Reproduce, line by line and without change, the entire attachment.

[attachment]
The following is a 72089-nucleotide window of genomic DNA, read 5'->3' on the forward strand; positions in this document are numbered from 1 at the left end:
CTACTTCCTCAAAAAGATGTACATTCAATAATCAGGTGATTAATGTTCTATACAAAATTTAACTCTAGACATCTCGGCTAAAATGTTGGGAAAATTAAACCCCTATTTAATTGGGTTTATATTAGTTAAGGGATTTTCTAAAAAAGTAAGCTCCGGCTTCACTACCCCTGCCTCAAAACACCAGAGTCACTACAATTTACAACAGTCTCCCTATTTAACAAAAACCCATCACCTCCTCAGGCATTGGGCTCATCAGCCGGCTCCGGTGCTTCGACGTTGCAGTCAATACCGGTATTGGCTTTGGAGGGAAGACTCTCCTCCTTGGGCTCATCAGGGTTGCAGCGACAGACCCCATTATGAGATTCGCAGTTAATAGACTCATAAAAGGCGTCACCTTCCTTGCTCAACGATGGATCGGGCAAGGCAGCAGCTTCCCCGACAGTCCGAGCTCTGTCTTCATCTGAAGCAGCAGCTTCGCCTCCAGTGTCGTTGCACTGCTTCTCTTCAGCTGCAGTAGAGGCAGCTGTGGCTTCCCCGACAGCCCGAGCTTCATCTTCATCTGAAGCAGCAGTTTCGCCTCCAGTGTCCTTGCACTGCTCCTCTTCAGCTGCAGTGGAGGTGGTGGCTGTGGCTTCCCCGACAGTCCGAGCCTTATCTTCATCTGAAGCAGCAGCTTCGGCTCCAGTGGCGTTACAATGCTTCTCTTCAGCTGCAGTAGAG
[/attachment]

The following is a 72089-nucleotide window of genomic DNA, read 5'->3' on the forward strand; positions in this document are numbered from 1 at the left end:
CTACTTCCTCAAAAAGATGTACATTCAATAATCAGGTGATTAATGTTCTATACAAAATTTAACTCTAGACATCTCGGCTAAAATGTTGGGAAAATTAAACCCCTATTTAATTGGGTTTATATTAGTTAAGGGATTTTCTAAAAAAGTAAGCTCCGGCTTCACTACCCCTGCCTCAAAACACCAGAGTCACTACAATTTACAACAGTCTCCCTATTTAACAAAAACCCATCACCTCCTCAGGCATTGGGCTCATCAGCCGGCTCCGGTGCTTCGACGTTGCAGTCAATACCGGTATTGGCTTTGGAGGGAAGACTCTCCTCCTTGGGCTCATCAGGGTTGCAGCGACAGACCCCATTATGAGATTCGCAGTTAATAGACTCATAAAAGGCGTCACCTTCCTTGCTCAACGATGGATCGGGCAAGGCAGCAGCTTCCCCGACAGTCCGAGCTCTGTCTTCATCTGAAGCAGCAGCTTCGCCTCCAGTGTCGTTGCACTGCTTCTCTTCAGCTGCAGTAGAGGCAGCTGTGGCTTCCCCGACAGCCCGAGCTTCATCTTCATCTGAAGCAGCAGTTTCGCCTCCAGTGTCCTTGCACTGCTCCTCTTCAGCTGCAGTGGAGGTGGTGGCTGTGGCTTCCCCGACAGTCCGAGCCTTATCTTCATCTGAAGCAGCAGCTTCGGCTCCAGTGGCGTTACAATGCTTCTCTTCAGCTGCAGTAGAG